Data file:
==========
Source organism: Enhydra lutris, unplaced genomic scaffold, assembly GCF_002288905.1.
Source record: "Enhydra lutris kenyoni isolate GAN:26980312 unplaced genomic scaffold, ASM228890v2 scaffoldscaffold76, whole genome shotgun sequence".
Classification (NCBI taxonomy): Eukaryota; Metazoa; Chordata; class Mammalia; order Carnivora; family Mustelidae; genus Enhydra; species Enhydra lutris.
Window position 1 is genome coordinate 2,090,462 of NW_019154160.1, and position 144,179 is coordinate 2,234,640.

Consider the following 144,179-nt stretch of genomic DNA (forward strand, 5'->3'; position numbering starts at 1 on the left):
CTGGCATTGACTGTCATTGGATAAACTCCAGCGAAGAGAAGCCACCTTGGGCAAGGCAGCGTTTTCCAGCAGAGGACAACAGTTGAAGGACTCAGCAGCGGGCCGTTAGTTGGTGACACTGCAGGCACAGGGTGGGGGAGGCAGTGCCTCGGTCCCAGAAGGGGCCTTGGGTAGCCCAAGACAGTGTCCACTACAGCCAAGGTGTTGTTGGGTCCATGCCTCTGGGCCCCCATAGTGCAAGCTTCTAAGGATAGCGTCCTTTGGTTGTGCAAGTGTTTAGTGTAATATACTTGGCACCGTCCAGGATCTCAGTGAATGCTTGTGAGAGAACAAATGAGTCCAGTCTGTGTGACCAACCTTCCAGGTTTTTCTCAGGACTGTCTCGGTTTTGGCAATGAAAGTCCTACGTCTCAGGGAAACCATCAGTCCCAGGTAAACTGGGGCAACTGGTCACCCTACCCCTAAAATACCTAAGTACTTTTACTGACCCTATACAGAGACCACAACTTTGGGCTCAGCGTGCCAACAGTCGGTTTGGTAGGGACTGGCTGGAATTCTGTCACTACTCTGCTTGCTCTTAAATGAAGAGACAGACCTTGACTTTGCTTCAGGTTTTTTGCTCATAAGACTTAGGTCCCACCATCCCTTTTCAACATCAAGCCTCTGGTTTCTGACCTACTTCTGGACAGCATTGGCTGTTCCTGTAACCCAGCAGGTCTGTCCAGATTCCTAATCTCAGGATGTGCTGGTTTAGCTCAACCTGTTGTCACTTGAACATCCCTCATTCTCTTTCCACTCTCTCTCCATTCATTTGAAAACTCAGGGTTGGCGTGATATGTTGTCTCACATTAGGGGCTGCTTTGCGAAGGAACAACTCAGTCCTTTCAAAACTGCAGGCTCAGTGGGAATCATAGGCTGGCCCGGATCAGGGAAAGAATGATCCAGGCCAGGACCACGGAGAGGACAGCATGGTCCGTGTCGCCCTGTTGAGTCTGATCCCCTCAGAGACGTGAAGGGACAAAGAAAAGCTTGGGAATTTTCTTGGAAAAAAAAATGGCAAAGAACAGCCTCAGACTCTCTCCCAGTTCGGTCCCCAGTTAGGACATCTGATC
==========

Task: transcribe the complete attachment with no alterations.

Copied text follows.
Source organism: Enhydra lutris, unplaced genomic scaffold, assembly GCF_002288905.1.
Source record: "Enhydra lutris kenyoni isolate GAN:26980312 unplaced genomic scaffold, ASM228890v2 scaffoldscaffold76, whole genome shotgun sequence".
Classification (NCBI taxonomy): Eukaryota; Metazoa; Chordata; class Mammalia; order Carnivora; family Mustelidae; genus Enhydra; species Enhydra lutris.
Window position 1 is genome coordinate 2,090,462 of NW_019154160.1, and position 144,179 is coordinate 2,234,640.

Consider the following 144,179-nt stretch of genomic DNA (forward strand, 5'->3'; position numbering starts at 1 on the left):
CTGGCATTGACTGTCATTGGATAAACTCCAGCGAAGAGAAGCCACCTTGGGCAAGGCAGCGTTTTCCAGCAGAGGACAACAGTTGAAGGACTCAGCAGCGGGCCGTTAGTTGGTGACACTGCAGGCACAGGGTGGGGGAGGCAGTGCCTCGGTCCCAGAAGGGGCCTTGGGTAGCCCAAGACAGTGTCCACTACAGCCAAGGTGTTGTTGGGTCCATGCCTCTGGGCCCCCATAGTGCAAGCTTCTAAGGATAGCGTCCTTTGGTTGTGCAAGTGTTTAGTGTAATATACTTGGCACCGTCCAGGATCTCAGTGAATGCTTGTGAGAGAACAAATGAGTCCAGTCTGTGTGACCAACCTTCCAGGTTTTTCTCAGGACTGTCTCGGTTTTGGCAATGAAAGTCCTACGTCTCAGGGAAACCATCAGTCCCAGGTAAACTGGGGCAACTGGTCACCCTACCCCTAAAATACCTAAGTACTTTTACTGACCCTATACAGAGACCACAACTTTGGGCTCAGCGTGCCAACAGTCGGTTTGGTAGGGACTGGCTGGAATTCTGTCACTACTCTGCTTGCTCTTAAATGAAGAGACAGACCTTGACTTTGCTTCAGGTTTTTTGCTCATAAGACTTAGGTCCCACCATCCCTTTTCAACATCAAGCCTCTGGTTTCTGACCTACTTCTGGACAGCATTGGCTGTTCCTGTAACCCAGCAGGTCTGTCCAGATTCCTAATCTCAGGATGTGCTGGTTTAGCTCAACCTGTTGTCACTTGAACATCCCTCATTCTCTTTCCACTCTCTCTCCATTCATTTGAAAACTCAGGGTTGGCGTGATATGTTGTCTCACATTAGGGGCTGCTTTGCGAAGGAACAACTCAGTCCTTTCAAAACTGCAGGCTCAGTGGGAATCATAGGCTGGCCCGGATCAGGGAAAGAATGATCCAGGCCAGGACCACGGAGAGGACAGCATGGTCCGTGTCGCCCTGTTGAGTCTGATCCCCTCAGAGACGTGAAGGGACAAAGAAAAGCTTGGGAATTTTCTTGGAAAAAAAAATGGCAAAGAACAGCCTCAGACTCTCTCCCAGTTCGGTCCCCAGTTAGGACATCTGATC